Screen Shot 2014-06-16 at 1.51.05 PM
The 2.2 kilometer lunar simple crater Linné [LROC image (NASA/GSFC/Arizona State University); color coded shaded relief map (NASA/GSFC/Arizona State University); Apollo 15 image (AS15-9348)].

The LPI-JSC Center for Lunar Science and Exploration has prepared a new set of products to help faculty teach the subject of impact cratering.

In the spirit of LPI’s traditional slides sets and image gallery that are used at universities across the country, a series of video simulations of impact cratering processes has been developed for similar classroom use.

This is a great tool if you want to see how the properties of near-Earth asteroids (NEAs) affect crater-forming processes. The videos explore how impactor size and velocity, as well as target gravity and temperature, affect the sizes and morphologies of impact craters. The videos can be run in real time from the web site or, if users prefer, downloaded to their own computers.

Comparisons between the craters produced in the simulations and actual craters on the Moon (e.g., Linné, Armstrong, St. George, Schwarzschild, Schrödinger, Orientale, South Pole-Aitken basin) and Earth (e.g., Chicxulub, Flynn Creek, Steinheim) are provided, with links to additional data associated with those structures.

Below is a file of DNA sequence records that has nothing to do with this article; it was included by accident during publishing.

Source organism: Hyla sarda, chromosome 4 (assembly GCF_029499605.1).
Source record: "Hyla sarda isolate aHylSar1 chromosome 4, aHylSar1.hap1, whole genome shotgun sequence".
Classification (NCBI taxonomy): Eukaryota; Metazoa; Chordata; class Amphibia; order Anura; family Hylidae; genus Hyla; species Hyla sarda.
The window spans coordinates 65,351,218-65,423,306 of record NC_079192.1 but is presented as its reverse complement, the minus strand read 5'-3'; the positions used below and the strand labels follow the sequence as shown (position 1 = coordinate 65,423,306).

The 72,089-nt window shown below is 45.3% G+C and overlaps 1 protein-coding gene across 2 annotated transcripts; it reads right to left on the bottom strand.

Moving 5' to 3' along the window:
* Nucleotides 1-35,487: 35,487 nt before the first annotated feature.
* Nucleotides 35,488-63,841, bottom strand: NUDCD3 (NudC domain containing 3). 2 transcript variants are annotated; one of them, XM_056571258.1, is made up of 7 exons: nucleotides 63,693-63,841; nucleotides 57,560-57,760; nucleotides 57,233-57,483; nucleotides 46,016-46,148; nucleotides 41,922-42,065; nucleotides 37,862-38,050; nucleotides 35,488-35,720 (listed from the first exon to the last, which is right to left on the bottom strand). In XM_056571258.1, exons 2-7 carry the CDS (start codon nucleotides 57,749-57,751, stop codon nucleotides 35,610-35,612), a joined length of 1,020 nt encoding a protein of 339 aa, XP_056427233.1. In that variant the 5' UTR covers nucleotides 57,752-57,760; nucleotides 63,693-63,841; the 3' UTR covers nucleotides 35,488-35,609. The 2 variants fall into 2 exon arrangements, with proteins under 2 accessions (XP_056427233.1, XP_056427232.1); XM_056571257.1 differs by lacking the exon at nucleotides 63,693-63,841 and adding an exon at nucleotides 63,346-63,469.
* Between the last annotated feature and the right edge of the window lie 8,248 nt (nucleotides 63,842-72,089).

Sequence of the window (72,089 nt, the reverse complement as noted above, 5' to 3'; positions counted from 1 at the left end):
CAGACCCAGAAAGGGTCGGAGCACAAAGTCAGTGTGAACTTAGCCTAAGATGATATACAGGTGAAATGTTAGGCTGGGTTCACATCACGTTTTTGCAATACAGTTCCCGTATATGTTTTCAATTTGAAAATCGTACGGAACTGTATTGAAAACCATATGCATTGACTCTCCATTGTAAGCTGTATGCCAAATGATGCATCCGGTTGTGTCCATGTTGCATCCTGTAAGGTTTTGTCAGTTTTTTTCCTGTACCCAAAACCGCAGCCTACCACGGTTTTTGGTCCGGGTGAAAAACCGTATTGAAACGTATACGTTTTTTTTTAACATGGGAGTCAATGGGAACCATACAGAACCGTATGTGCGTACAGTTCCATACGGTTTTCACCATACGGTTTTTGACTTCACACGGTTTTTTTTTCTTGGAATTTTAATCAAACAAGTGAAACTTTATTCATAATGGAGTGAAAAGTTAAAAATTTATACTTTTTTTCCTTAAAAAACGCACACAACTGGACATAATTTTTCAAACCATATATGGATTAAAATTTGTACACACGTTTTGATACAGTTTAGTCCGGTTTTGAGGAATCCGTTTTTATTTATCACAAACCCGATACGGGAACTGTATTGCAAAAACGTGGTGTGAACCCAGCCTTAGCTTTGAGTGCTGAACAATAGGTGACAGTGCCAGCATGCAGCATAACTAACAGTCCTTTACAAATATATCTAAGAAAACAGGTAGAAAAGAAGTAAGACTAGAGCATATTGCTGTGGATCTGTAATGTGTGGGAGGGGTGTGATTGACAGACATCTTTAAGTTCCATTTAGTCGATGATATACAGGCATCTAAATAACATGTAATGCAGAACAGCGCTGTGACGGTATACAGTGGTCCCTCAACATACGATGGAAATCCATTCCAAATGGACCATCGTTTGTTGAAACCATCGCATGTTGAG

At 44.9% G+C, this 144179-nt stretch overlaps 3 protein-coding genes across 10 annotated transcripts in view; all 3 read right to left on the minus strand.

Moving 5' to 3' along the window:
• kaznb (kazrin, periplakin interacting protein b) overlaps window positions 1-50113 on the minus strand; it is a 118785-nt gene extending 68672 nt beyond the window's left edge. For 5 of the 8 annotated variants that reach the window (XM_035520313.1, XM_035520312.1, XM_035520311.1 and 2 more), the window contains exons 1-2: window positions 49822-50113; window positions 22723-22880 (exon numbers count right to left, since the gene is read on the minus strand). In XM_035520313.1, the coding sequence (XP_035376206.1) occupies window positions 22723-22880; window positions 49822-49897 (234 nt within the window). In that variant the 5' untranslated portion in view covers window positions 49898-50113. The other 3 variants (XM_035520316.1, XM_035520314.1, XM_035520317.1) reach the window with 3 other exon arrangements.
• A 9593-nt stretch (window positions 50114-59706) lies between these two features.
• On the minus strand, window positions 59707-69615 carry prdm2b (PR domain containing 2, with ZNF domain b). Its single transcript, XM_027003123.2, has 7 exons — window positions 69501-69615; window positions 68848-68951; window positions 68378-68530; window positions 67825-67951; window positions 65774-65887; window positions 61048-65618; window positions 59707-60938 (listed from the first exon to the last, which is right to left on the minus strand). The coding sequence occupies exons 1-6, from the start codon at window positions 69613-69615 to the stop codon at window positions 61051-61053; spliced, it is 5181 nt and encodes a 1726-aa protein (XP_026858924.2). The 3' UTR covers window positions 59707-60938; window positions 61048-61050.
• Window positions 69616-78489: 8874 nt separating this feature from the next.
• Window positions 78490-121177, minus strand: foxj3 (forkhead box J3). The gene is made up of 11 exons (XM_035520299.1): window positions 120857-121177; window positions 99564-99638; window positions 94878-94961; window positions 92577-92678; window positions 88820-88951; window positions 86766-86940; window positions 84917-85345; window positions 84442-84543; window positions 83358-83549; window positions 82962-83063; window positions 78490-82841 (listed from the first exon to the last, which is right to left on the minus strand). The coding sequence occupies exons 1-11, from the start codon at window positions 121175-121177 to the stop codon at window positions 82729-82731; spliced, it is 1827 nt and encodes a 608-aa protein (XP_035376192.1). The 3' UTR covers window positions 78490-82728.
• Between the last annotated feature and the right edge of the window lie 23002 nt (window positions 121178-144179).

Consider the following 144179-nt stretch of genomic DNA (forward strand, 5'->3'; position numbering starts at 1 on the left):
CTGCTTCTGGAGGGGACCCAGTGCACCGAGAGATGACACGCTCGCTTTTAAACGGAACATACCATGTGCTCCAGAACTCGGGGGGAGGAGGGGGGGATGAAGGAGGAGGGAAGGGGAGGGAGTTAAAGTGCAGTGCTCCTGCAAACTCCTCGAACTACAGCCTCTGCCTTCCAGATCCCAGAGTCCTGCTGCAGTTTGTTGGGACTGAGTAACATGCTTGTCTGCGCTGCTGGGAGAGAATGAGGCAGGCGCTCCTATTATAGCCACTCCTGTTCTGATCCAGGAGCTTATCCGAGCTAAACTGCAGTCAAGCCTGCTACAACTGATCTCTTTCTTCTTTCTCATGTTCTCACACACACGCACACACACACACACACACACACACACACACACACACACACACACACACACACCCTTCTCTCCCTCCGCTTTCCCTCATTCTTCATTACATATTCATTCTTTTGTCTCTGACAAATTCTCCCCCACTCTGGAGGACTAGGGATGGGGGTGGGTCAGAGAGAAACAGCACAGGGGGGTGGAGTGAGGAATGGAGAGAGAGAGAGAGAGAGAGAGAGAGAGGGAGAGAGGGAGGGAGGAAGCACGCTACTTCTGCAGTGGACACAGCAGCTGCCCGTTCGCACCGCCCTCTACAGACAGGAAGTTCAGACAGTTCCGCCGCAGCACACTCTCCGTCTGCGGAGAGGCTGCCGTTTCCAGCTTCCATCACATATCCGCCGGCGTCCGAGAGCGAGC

Impact cratering is a fundamental geologic process that has affected all bodies within the Solar System. Craters on solid planetary surfaces are divided into three groups based on their morphology, which varies as a function of diameter: simple craters, complex craters, and impact basins. The formation process for each crater type is illustrated below using computer models. The effects of a number of impact parameters, including impactor size, surface gravity and target temperature, on the cratering process are also highlighted.

Video Simulations of Impact Cratering Processes can be found at http://www.lpi.usra.edu//exploration/training/resources/impact_cratering/

Posted by: Soderman/SSERVI Staff
Source: SSERVI Team

Tagged with:  
Share →

SSERVI Science Teams

Inspiration Room

NLSI Inspiration Room

Did you know?

Only 12 people have ever walked on the surface of the moon.

Read More